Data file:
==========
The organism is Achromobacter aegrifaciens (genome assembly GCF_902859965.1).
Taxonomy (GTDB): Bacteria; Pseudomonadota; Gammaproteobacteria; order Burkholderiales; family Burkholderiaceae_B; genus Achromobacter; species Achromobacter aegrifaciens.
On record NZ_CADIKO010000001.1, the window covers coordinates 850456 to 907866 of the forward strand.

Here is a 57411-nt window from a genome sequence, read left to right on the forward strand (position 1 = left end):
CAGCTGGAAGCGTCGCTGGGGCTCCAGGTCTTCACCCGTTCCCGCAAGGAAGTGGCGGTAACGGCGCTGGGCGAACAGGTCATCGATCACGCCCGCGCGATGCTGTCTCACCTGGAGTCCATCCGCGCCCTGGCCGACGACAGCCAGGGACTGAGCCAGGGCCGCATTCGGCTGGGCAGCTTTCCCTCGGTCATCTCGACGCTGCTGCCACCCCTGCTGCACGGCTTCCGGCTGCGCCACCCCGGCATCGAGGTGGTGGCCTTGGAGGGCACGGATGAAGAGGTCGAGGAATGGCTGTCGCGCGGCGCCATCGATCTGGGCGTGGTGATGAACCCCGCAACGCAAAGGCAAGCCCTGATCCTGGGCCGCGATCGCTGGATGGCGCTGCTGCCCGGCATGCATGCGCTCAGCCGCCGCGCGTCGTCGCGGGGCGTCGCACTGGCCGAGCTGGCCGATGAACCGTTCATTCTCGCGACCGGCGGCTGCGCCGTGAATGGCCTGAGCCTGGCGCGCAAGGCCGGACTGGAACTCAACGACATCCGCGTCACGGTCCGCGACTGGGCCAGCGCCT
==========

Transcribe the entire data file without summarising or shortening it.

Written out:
The organism is Achromobacter aegrifaciens (genome assembly GCF_902859965.1).
Taxonomy (GTDB): Bacteria; Pseudomonadota; Gammaproteobacteria; order Burkholderiales; family Burkholderiaceae_B; genus Achromobacter; species Achromobacter aegrifaciens.
On record NZ_CADIKO010000001.1, the window covers coordinates 850456 to 907866 of the forward strand.

Here is a 57411-nt window from a genome sequence, read left to right on the forward strand (position 1 = left end):
CAGCTGGAAGCGTCGCTGGGGCTCCAGGTCTTCACCCGTTCCCGCAAGGAAGTGGCGGTAACGGCGCTGGGCGAACAGGTCATCGATCACGCCCGCGCGATGCTGTCTCACCTGGAGTCCATCCGCGCCCTGGCCGACGACAGCCAGGGACTGAGCCAGGGCCGCATTCGGCTGGGCAGCTTTCCCTCGGTCATCTCGACGCTGCTGCCACCCCTGCTGCACGGCTTCCGGCTGCGCCACCCCGGCATCGAGGTGGTGGCCTTGGAGGGCACGGATGAAGAGGTCGAGGAATGGCTGTCGCGCGGCGCCATCGATCTGGGCGTGGTGATGAACCCCGCAACGCAAAGGCAAGCCCTGATCCTGGGCCGCGATCGCTGGATGGCGCTGCTGCCCGGCATGCATGCGCTCAGCCGCCGCGCGTCGTCGCGGGGCGTCGCACTGGCCGAGCTGGCCGATGAACCGTTCATTCTCGCGACCGGCGGCTGCGCCGTGAATGGCCTGAGCCTGGCGCGCAAGGCCGGACTGGAACTCAACGACATCCGCGTCACGGTCCGCGACTGGGCCAGCGCCT